What is your personal stance on the current state of victims’ rights in America?
I believe that everyone that has been a victim of abuse past or present and even future should have the proper rights to be able to cope with their abuse. According to http://www.victimsofcrime.org/help-for-crime-victims/get-help-bulletins-for-crime-victims/victims'-rights, 1. To be treated with dignity, respect, and sensitivity.
Victims generally have the right to be treated with courtesy, fairness, and care by law enforcement and other officials throughout the entire criminal justice process. This right is included in the constitutions of most states that have victims' rights amendments and in the statutes of more than half the states. 2. Victim impact statements
Victim impact statements allow crime victims, during the decision-making process on sentencing or parole, to describe to the court or parole board the impact of the crime on their lives. The victim impact statement may include a description of psychological, financial, physical, or emotional harm the victim experienced as a result of the crime. A judge may use information from these statements to help determine an offender's sentence; a parole board may use such information to help decide whether to grant a parole and what conditions to impose in releasing an offender. Many victims have reported that making victim impact statements improved their satisfaction with the criminal justice process and helped them recover from the crime. In some states, the prosecutor is required to confer with the victim before making important decisions. In all states, however, the prosecutor (and not the victim) makes decisions about the case. 3. Right to Be Informed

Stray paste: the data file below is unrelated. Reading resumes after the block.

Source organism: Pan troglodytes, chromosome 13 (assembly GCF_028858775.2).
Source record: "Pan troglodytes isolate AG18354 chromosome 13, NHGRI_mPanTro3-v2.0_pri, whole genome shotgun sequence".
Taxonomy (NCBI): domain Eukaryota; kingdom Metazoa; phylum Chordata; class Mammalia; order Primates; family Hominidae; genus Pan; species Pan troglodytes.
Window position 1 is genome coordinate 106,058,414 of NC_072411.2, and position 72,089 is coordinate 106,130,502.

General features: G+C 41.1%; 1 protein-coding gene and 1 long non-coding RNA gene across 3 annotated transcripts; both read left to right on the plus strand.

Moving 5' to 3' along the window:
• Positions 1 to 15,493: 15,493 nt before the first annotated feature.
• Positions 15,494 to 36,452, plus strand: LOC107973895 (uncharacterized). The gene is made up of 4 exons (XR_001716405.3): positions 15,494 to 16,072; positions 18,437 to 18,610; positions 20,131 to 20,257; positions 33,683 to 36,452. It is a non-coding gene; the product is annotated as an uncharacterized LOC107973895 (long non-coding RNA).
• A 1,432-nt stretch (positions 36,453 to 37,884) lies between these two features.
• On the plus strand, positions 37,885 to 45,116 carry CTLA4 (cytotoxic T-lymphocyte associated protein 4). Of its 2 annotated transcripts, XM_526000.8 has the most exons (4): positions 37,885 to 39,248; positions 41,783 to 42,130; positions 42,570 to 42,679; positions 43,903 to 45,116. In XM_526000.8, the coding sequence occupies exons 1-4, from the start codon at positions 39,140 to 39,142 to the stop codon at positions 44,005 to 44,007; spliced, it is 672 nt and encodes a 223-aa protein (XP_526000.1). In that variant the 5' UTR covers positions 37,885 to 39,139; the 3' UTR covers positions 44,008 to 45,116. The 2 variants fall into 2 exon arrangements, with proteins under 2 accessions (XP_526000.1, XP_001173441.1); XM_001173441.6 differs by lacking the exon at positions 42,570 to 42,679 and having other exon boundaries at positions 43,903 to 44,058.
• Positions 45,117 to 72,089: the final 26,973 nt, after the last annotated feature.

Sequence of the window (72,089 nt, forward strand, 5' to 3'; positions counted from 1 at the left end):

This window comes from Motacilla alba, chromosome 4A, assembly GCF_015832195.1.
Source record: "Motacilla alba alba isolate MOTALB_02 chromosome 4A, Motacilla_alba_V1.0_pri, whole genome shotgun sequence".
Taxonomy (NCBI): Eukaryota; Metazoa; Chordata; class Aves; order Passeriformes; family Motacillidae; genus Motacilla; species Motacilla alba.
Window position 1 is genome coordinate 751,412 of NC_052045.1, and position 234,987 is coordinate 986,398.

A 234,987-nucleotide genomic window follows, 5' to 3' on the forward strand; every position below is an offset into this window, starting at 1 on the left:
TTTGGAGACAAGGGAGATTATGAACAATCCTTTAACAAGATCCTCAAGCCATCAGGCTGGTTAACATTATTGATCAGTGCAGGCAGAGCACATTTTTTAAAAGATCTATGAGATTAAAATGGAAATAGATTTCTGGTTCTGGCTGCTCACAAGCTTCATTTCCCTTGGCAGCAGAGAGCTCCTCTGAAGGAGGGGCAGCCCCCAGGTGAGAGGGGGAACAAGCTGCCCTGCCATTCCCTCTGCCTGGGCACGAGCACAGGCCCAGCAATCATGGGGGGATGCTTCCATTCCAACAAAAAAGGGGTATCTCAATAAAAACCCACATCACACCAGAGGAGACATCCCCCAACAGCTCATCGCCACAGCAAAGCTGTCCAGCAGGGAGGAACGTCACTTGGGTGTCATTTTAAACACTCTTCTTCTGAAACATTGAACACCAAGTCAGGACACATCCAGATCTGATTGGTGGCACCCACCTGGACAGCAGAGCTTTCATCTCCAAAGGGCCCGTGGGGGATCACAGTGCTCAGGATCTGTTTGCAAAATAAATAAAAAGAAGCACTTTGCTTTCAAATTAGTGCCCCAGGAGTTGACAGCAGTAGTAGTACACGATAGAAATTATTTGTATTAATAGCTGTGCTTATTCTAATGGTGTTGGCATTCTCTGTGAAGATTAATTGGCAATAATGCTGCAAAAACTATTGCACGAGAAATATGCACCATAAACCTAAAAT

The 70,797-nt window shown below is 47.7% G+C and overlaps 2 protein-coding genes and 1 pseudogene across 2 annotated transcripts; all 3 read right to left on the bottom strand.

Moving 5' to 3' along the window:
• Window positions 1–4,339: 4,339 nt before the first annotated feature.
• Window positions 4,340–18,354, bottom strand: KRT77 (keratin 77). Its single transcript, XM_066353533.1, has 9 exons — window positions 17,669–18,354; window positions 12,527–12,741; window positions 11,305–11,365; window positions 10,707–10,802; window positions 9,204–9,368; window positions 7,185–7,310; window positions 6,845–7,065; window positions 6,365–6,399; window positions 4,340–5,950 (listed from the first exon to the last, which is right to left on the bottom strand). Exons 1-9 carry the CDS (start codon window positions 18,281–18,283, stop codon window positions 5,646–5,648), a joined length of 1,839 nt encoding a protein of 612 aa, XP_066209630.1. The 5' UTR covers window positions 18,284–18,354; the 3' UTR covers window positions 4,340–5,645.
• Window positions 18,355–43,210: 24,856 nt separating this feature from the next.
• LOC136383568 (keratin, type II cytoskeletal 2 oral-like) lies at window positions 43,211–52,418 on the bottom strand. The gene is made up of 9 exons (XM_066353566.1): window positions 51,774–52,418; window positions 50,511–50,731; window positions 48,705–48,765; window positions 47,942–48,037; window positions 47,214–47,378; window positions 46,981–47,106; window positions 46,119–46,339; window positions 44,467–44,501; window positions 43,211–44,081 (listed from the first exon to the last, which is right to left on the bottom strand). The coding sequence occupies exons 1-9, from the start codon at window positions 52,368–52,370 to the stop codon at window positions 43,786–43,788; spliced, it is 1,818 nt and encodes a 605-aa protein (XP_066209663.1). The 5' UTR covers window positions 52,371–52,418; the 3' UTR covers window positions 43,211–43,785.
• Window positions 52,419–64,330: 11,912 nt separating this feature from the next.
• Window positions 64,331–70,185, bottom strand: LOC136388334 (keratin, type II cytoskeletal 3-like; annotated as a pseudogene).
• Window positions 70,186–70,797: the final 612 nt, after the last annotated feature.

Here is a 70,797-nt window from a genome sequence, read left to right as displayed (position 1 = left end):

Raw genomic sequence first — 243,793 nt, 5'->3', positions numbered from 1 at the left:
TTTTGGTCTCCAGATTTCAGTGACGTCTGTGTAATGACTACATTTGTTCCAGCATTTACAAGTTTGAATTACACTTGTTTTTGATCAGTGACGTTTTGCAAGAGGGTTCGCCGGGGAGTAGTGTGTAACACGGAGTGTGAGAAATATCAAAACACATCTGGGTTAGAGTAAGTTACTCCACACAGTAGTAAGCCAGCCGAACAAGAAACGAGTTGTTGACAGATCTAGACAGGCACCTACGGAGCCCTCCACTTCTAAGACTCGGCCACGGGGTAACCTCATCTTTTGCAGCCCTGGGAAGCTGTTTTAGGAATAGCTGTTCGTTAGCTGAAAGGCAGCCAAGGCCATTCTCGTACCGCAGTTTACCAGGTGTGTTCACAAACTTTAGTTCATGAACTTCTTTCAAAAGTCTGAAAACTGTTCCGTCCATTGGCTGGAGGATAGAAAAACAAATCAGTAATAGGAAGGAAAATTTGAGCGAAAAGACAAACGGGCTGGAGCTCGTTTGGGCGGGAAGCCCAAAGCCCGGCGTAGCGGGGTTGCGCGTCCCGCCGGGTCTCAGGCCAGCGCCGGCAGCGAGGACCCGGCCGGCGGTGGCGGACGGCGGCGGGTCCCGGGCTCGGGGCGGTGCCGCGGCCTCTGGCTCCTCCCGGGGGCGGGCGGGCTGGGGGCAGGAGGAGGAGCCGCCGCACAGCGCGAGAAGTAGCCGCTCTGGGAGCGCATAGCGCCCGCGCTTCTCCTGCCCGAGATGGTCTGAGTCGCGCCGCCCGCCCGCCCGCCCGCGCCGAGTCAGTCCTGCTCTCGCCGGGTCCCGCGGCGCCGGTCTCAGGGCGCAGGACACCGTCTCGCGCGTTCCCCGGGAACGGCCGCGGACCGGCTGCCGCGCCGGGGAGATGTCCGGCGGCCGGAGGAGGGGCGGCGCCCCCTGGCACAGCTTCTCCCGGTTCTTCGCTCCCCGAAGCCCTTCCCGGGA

The purpose of this right is to make sure that victims have the information they need to exercise their rights and to seek services and resources that are available to them. Victims generally have the right to receive information about victims' rights, victim compensation (see "Right to Apply for Compensation," below), available services and resources, how to contact criminal justice officials, and what to expect in the criminal justice system. Victims also usually have the right to receive notification of important events in their cases. Although state laws vary, most states require that victims receive notice of the following events: •the arrest and arraignment of the offender
•dismissal of charges
•sentencing / trial
•probation or parole hearings
•release or escape of the offender
States have different ways of providing such information to victims. Usually, information about court proceedings is mailed to the victim. Some states have an automated victim notification system that automatically calls or e-mails the victim with updates on the status of the offender, while others require the victim to telephone the authorities to receive such updates. 4. Right to Protection
In many states, victims have the right to protection from threats, intimidation, or retaliation during criminal proceedings. Depending on the jurisdiction, victims may receive the following types of protection: •police escorts
•witness protection programs
Some states also have laws to protect the employment of victims who are attending criminal proceedings (see "Right to Attend Criminal Proceedings," above). 5. Right to Apply for Compensation
All states provide crime victim compensation to reimburse victims of violent crime for some of the out-of-pocket expenses that resulted from the crime. The purpose of compensation is to recognize victims' financial losses and to help them recover some of these costs. All states have a cap on the total compensation award for each crime, and not all crime-related expenses are covered. To be eligible for compensation, victims must submit an application, usually within a certain period of time, and...
References: The National Center of Victims of Crimes. (2012) Retrieved from http://www.victimsofcrime.org/help-for-crime-victims/get-help-bulletins-for-crime-victims/victims '-rights
Crime Victims Rights Acts (2010) Retrieved from http://www.justice.gov/usao/briefing_room/vw/rights.html
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